Ottawa’s proposed changes to review board will reduce access to prescription drugs

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Appeared in the Winnipeg Free Press, July 6, 2017

In a speech in May, federal Health Minister Jane Philpott talked about rising prescription drug prices and announced the launch of consultations on proposed changes to the Patented Medicine Prices Review Board (PMPRB) designed “to protect Canadians from excessive drug prices.”

The proposed changes may be well-intentioned, but could delay access to medications in Canada or deter companies from launching new drugs. This would significantly impact the ability of health-care providers to treat patients with new, innovative and potentially life-transforming medicines.

Many new drugs, in particular biologics and genetic therapies, are more expensive and more effective than the traditional “small-molecule” drugs that public and private insurers historically cover, which raises additional concerns about affordability. Consequently, insurers want pharmaceutical companies to demonstrate the value of their drugs before considering them for coverage. All stakeholders, including patients, would like to see drugs that are cost-effective. However, what’s sometimes forgotten is that the only thing worse than an expensive drug is an inaccessible one.

For 30 years, the PMPRB, an independent federal organization, has sought to strike a balance between ensuring Canadian prices for patented medicines are not excessive, while recognizing the importance of pharmaceutical innovation by allowing companies to recoup the immense cost of researching, developing and testing new life-saving and life-improving treatments. The PMPRB does this by comparing the price that a company proposes to charge for a new drug in Canada with prices in seven comparator countries (France, Germany, Italy, Sweden, Switzerland, the United Kingdom and the United States) and with the Canadian prices of similar, older drugs.

Now, the federal government wants to require pharmaceutical companies to submit pharmacoeconomic (cost-effectiveness) analyses of their drugs in the health-care settings of Canada and other countries to the PMPRB to demonstrate the value of their products. Currently, companies submit these assessments, based on Canadian health-care data and prices, to the Canadian Agency for Drugs and Technologies in Health (CADTH) for recommendations regarding reimbursement in public drug insurance plans. While CADTH does not set prices, it frequently recommends price reductions to improve the cost-effectiveness of a drug. Importantly, CADTH’s negative drug reimbursement recommendation rate is close to 50 per cent, which could have serious consequences for patient access.

So even if the PMPRB simply used the analysis submitted to CADTH, it would be inappropriate for it to set a price based solely on a cost-effectiveness analysis of the public insurance market because CADTH’s analyses do not account for patient preferences (such as whether the drug is administered orally or intravenously) or wider societal issues related to lost productivity in its recommendations for which insurers of employment-based plans may be willing to pay a higher price. More generally, the requirement for manufacturers to submit cost-effectiveness analyses of their drugs from other countries to the PMPRB is duplicative work for companies and government, which will cost taxpayers more money and further restrict patient access to essential treatments.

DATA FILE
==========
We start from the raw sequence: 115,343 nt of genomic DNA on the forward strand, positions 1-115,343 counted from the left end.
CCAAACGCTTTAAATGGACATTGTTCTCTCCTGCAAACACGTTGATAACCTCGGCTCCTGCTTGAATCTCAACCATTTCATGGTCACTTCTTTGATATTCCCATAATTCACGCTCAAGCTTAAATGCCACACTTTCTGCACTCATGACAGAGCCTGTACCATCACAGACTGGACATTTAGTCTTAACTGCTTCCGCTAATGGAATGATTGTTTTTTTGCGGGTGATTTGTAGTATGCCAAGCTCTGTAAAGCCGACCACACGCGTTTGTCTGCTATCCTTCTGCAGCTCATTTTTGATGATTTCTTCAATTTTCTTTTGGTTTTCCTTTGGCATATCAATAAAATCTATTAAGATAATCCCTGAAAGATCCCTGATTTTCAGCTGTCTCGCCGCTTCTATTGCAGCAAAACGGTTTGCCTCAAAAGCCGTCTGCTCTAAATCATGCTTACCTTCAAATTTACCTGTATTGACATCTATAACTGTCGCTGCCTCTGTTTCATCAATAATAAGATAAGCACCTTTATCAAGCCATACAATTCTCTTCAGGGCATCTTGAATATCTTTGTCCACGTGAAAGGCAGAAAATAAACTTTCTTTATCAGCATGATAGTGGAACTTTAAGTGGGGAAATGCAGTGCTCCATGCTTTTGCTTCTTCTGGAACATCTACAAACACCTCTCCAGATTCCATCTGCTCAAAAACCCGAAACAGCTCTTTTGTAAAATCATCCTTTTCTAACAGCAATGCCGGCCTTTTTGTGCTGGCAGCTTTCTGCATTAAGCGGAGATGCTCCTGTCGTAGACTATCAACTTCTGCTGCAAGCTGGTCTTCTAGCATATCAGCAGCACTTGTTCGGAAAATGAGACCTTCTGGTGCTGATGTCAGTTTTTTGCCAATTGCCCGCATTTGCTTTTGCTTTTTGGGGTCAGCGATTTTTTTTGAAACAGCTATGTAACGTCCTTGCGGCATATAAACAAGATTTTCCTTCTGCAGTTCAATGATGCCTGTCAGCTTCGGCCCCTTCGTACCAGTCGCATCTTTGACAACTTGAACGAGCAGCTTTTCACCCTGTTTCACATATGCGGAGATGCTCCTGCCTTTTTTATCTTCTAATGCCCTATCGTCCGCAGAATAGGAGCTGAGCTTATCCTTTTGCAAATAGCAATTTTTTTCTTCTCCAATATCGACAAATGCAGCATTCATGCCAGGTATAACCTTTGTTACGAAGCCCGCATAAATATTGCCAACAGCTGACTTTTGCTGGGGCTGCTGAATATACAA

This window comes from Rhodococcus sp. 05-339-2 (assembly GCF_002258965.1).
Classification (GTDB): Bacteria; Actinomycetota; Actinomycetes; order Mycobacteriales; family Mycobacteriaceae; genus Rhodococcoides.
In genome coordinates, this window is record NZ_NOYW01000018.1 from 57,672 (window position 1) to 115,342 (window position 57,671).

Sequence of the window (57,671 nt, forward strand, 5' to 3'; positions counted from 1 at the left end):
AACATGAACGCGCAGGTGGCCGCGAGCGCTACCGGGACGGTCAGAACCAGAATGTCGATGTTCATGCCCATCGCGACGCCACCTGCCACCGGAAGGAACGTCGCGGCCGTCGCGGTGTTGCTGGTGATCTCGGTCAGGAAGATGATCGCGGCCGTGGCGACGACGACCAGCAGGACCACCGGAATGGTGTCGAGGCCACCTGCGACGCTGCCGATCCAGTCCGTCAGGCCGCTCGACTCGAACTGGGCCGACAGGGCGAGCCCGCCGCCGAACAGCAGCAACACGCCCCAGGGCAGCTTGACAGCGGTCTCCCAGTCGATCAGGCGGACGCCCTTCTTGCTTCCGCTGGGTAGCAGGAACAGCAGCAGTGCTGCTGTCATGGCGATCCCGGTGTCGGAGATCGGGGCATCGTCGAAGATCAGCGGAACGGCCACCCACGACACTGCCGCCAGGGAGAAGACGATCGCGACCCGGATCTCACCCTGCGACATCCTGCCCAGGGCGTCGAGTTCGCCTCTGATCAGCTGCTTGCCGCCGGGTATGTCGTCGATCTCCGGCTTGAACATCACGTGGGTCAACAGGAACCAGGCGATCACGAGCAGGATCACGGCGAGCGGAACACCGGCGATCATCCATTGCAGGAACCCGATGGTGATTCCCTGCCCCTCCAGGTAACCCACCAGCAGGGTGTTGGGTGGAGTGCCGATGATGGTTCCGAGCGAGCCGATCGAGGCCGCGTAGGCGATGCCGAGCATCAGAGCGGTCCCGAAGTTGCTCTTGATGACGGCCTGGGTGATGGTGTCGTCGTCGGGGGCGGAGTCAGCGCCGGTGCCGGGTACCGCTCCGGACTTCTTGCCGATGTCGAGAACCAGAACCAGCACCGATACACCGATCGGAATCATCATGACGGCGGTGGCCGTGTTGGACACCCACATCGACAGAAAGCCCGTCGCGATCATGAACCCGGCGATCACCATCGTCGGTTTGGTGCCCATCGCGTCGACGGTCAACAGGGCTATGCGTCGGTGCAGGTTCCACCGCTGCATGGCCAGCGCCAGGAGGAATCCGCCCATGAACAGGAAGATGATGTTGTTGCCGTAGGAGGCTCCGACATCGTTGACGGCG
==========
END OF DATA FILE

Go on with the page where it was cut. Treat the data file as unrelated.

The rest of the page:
Another proposed misstep is the modifications in the list of countries used for comparing drug prices. The changes include the addition of Japan and South Korea and the removal of the U.S. and Switzerland. While replacing high pharmaceutical-cost countries with lower-cost countries will artificially bring down the calculated “average,” it essentially brushes off all responsibility of ensuring that pharmaceutical companies will continue to invest in researching new and innovative drugs and asks the populations of high pharmaceutical-cost countries to subsidize our health system. Not only does this threaten research and development investment in the Canadian pharmaceutical industry, but it also risks a downward spiral in global research on new and innovative treatments and cures.

Ottawa wants to “protect” Canadians from high drug prices by changing PMPRB rules to increase “affordability, accessibility and appropriate use of prescription drugs.” But a requirement for more cost-effectiveness analyses or ever-increasing demands for huge price reductions will not reduce the lack of affordable drug access many patients face. They are more likely to produce delayed access, or eliminate access, as pharmaceutical manufacturers decide that Canadian marketing requirements are overly burdensome and instead launch their drugs in other countries with less red-tape.

Delay or denial of access to life-saving drugs is a potential death sentence, while a lack of access to drugs that can change a life of misery into good health is cruel punishment. Canadian patients need drug insurance schemes that provide access to the right drugs at the right time without cost constraints. More PMPRB bureaucracy that results in delay or denial of access will harm patients.

According to its annual report, “the PMPRB was created in 1987 as the consumer protection “pillar” of Bill C-22, legislation which also strengthened the patent rights of pharmaceutical manufacturers in order to spur investment in research and development (R&D) in Canada.” It’s troubling that while the PMPRB was created to help facilitate greater pharmaceutical R&D, the proposed changes are certain to undermine such investment and potentially reduce patient access to new life-saving treatments.

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